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February 6, 2011 / Alex Nedoboi

Interactive SVG example on iPad (iPhone) via Oracle PL/SQL Server Pages

A couple of weeks ago we talked about Flash on Android via Oracle APEX. Today let’s check the competitor’s offer.

Unfortunately Apple products don’t support Flash. The good news however is that they do support SVG, as do most web browsers (IE7/8 is pluginable and IE9 is going to support it properly).

I first came across SVG in 2003 at some conference in Melbourne, it was presented by a geekish W3C guy. Don’t remember much detail now except that I absolutely loved the concept. It was so simple and at the same time so powerful, I couldn’t see any reason not to use it whenever there’s a need of constructing anything resembling a graph.

SVG was great, and it hasn’t changed much since then which only tells you that it was great from the beginning.

HTML5 will even support direct embedding of SVG (though I don’t really see the point).

Motivational Speech

One might say – well, there are plenty of packages/libraries/kits that can generate graphs, why would you want to mess with this SVG stuff yourself.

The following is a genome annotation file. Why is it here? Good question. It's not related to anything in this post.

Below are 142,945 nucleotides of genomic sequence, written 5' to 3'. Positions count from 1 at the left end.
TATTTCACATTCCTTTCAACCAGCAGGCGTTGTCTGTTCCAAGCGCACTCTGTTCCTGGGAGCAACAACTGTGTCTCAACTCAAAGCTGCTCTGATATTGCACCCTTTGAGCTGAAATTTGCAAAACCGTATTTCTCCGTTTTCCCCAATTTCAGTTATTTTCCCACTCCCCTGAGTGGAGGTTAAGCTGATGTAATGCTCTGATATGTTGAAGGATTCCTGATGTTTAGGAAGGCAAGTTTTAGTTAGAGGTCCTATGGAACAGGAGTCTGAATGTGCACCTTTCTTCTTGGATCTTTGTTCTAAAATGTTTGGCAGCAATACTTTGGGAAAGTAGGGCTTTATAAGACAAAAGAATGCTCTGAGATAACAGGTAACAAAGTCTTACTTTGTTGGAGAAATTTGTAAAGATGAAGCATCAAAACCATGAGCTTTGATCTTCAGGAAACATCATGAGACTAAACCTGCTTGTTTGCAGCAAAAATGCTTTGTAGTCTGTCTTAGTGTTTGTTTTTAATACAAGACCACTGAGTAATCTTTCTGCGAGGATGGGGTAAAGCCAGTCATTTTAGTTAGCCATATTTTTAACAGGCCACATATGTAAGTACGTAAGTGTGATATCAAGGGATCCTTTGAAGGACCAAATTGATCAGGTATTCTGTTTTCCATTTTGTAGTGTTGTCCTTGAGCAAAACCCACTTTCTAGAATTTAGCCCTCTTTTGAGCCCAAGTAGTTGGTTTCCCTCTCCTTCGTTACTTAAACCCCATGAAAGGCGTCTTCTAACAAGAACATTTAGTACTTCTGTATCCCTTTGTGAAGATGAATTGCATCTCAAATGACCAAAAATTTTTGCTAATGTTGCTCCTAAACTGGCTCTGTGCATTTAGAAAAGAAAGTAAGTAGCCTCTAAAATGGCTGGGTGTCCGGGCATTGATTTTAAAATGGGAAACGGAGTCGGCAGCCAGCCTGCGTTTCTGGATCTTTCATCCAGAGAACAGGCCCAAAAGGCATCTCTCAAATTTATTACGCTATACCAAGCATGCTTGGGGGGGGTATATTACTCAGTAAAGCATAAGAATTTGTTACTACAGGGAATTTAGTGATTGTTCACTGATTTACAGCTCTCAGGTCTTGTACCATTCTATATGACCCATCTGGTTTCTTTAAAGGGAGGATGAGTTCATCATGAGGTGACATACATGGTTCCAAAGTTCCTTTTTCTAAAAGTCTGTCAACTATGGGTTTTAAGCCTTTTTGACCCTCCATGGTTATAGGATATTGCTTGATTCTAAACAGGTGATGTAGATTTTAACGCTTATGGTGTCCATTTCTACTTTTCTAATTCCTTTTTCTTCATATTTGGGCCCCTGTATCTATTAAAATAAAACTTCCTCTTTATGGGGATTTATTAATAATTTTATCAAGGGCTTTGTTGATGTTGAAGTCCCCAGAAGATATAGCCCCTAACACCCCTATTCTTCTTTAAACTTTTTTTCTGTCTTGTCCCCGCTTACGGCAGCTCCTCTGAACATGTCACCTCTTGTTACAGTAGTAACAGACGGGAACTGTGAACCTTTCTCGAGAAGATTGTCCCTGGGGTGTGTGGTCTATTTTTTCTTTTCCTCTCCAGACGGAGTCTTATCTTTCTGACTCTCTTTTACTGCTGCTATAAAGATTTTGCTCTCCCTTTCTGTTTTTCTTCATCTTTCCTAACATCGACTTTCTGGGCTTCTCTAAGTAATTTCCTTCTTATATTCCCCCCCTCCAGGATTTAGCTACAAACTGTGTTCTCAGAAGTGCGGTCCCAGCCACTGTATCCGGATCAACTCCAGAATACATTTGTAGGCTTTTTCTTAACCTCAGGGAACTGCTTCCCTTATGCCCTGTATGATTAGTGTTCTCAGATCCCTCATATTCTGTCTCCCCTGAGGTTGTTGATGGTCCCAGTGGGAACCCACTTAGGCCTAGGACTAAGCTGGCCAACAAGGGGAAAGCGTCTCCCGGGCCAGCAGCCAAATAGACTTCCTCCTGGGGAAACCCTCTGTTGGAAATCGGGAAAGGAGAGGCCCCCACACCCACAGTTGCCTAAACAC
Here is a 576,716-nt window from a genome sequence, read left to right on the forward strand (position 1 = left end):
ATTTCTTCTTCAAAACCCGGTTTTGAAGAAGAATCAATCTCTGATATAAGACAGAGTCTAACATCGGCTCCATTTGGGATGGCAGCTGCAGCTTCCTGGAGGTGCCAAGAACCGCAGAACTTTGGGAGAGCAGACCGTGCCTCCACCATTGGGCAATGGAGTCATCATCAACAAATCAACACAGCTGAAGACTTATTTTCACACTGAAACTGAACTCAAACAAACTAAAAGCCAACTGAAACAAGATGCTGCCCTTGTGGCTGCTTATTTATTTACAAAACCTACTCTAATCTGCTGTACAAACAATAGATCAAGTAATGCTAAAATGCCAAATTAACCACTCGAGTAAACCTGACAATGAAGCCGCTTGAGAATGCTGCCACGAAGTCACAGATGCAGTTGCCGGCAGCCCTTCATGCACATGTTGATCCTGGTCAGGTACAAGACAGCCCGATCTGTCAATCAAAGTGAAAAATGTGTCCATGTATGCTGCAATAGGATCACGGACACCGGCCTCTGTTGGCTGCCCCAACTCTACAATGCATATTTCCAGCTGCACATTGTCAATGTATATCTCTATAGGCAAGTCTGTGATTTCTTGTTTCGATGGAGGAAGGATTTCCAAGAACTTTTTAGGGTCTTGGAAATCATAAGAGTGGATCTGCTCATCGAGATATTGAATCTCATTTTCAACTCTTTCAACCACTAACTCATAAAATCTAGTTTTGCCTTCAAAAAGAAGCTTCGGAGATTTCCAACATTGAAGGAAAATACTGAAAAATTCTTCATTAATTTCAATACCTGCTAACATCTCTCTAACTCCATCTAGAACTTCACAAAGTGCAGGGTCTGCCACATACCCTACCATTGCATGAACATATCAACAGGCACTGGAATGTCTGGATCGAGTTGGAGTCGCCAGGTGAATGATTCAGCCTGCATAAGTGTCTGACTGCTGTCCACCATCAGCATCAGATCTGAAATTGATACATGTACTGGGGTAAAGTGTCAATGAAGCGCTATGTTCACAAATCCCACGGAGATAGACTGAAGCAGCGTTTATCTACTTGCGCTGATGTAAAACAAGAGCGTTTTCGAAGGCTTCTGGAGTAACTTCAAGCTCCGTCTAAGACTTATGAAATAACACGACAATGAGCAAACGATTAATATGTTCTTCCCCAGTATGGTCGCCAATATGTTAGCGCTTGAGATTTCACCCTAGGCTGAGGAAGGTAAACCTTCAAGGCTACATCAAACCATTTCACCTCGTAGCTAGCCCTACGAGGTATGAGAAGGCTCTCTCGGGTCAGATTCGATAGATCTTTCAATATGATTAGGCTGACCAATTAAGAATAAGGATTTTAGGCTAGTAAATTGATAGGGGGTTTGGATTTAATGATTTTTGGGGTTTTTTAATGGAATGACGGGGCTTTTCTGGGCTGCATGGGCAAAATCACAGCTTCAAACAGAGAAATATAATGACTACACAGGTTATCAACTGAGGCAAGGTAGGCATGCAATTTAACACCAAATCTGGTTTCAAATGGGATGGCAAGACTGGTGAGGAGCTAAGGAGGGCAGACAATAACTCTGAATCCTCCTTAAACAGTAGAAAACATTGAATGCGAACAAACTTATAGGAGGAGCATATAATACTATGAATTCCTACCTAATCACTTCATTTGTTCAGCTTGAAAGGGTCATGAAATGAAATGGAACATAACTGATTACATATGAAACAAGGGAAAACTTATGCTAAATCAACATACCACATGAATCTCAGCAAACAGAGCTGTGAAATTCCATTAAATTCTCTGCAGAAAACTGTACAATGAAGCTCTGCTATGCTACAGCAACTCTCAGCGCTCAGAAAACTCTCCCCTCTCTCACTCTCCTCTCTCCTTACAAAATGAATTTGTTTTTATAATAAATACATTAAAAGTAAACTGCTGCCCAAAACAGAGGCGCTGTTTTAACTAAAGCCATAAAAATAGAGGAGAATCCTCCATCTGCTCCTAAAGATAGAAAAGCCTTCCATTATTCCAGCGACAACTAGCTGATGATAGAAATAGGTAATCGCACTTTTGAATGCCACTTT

The explanation is simple. The simplest way of doing the job is the best way to do it. Simple.

Or, in other words, less code = less bugs (lots of people attribute those words to Tom Kyte, though I must say, Kernighan and Ritchie were big fans of this paradigm a couple of decades earlier).

Mocking up

So let’s start.

First we would need an HTML container page and an SVG dummy.

## html_wrapper.psp
<title>Follow the transparent rabbit</title>
<body style="background-color:black;">
Here it is
<embed src="svg_wrappee" width="900" height="500" type="image/svg+xml" />
## svg_wrappee.psp

   cw simple_integer := 900; /* canvas width and height */
   ch simple_integer := 500;

   gw simple_integer := 750; /* graph width and height */
   gh simple_integer := 400;

   mx simple_integer := 80; /* axis margins */
   my simple_integer := 50;

   xs simple_integer := 10; /* number of bands */
   ys simple_integer := 4;

   max_qty simple_integer := 80000; /* events */

   j simple_integer := 0;

   ## SVG mime
   owa_util.mime_header('image/svg+xml', false);

%><?xml version="1.0" standalone="no" ?>
   "-//W3C//DTD SVG 1.1//EN" 
   width="<%= cw %>"
   height="<%= ch %>"

.axis { stroke:black; stroke-width:2; }
.bands { stroke:silver; stroke-width:0.5; }
.labels { font-family:Arial; font-size:11; }

## draw x and y axis
<path d="M<%= mx*0.8 %>,<%= ch-my %> l<%= gw + mx*0.2 %>,0" class="axis" />
<path d="M<%= mx %>,<%= ch-my*0.8 %> l0,<%= -ch+my %>" class="axis" />

## draw bands and print labels